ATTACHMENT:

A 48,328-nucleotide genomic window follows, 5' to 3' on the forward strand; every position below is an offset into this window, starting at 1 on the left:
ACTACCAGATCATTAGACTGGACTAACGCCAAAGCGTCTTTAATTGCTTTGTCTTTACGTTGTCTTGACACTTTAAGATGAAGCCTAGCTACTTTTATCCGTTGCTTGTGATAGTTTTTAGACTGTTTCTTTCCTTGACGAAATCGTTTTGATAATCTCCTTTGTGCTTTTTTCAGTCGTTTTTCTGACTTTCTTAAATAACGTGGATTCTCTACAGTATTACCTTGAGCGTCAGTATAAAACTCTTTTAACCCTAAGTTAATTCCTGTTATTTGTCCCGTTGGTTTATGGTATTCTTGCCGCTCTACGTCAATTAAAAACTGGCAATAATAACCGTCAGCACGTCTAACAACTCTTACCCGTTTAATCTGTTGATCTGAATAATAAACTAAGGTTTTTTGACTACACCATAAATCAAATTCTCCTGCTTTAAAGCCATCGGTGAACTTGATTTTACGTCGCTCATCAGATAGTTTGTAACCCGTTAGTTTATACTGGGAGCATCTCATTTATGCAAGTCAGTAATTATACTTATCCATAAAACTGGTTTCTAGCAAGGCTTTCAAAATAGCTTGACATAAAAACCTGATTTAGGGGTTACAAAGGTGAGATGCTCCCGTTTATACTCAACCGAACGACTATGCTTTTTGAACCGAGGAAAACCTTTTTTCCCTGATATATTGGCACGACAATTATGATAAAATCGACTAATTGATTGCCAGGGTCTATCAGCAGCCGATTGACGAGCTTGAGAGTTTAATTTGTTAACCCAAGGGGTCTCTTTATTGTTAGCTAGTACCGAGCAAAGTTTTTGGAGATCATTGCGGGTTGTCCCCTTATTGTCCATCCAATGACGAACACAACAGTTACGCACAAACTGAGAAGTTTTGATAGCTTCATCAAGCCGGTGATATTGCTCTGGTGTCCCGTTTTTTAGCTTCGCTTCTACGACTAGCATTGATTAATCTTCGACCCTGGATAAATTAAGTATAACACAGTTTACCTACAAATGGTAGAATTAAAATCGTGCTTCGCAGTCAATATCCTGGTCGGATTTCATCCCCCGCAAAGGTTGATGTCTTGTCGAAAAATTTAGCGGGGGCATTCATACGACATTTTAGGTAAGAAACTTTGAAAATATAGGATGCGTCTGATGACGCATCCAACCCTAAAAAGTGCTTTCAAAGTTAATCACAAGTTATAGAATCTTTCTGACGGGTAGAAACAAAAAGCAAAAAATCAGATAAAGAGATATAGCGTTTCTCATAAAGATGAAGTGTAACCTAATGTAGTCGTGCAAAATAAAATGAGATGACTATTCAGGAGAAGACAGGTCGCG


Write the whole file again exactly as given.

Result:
A 48,328-nucleotide genomic window follows, 5' to 3' on the forward strand; every position below is an offset into this window, starting at 1 on the left:
ACTACCAGATCATTAGACTGGACTAACGCCAAAGCGTCTTTAATTGCTTTGTCTTTACGTTGTCTTGACACTTTAAGATGAAGCCTAGCTACTTTTATCCGTTGCTTGTGATAGTTTTTAGACTGTTTCTTTCCTTGACGAAATCGTTTTGATAATCTCCTTTGTGCTTTTTTCAGTCGTTTTTCTGACTTTCTTAAATAACGTGGATTCTCTACAGTATTACCTTGAGCGTCAGTATAAAACTCTTTTAACCCTAAGTTAATTCCTGTTATTTGTCCCGTTGGTTTATGGTATTCTTGCCGCTCTACGTCAATTAAAAACTGGCAATAATAACCGTCAGCACGTCTAACAACTCTTACCCGTTTAATCTGTTGATCTGAATAATAAACTAAGGTTTTTTGACTACACCATAAATCAAATTCTCCTGCTTTAAAGCCATCGGTGAACTTGATTTTACGTCGCTCATCAGATAGTTTGTAACCCGTTAGTTTATACTGGGAGCATCTCATTTATGCAAGTCAGTAATTATACTTATCCATAAAACTGGTTTCTAGCAAGGCTTTCAAAATAGCTTGACATAAAAACCTGATTTAGGGGTTACAAAGGTGAGATGCTCCCGTTTATACTCAACCGAACGACTATGCTTTTTGAACCGAGGAAAACCTTTTTTCCCTGATATATTGGCACGACAATTATGATAAAATCGACTAATTGATTGCCAGGGTCTATCAGCAGCCGATTGACGAGCTTGAGAGTTTAATTTGTTAACCCAAGGGGTCTCTTTATTGTTAGCTAGTACCGAGCAAAGTTTTTGGAGATCATTGCGGGTTGTCCCCTTATTGTCCATCCAATGACGAACACAACAGTTACGCACAAACTGAGAAGTTTTGATAGCTTCATCAAGCCGGTGATATTGCTCTGGTGTCCCGTTTTTTAGCTTCGCTTCTACGACTAGCATTGATTAATCTTCGACCCTGGATAAATTAAGTATAACACAGTTTACCTACAAATGGTAGAATTAAAATCGTGCTTCGCAGTCAATATCCTGGTCGGATTTCATCCCCCGCAAAGGTTGATGTCTTGTCGAAAAATTTAGCGGGGGCATTCATACGACATTTTAGGTAAGAAACTTTGAAAATATAGGATGCGTCTGATGACGCATCCAACCCTAAAAAGTGCTTTCAAAGTTAATCACAAGTTATAGAATCTTTCTGACGGGTAGAAACAAAAAGCAAAAAATCAGATAAAGAGATATAGCGTTTCTCATAAAGATGAAGTGTAACCTAATGTAGTCGTGCAAAATAAAATGAGATGACTATTCAGGAGAAGACAGGTCGCG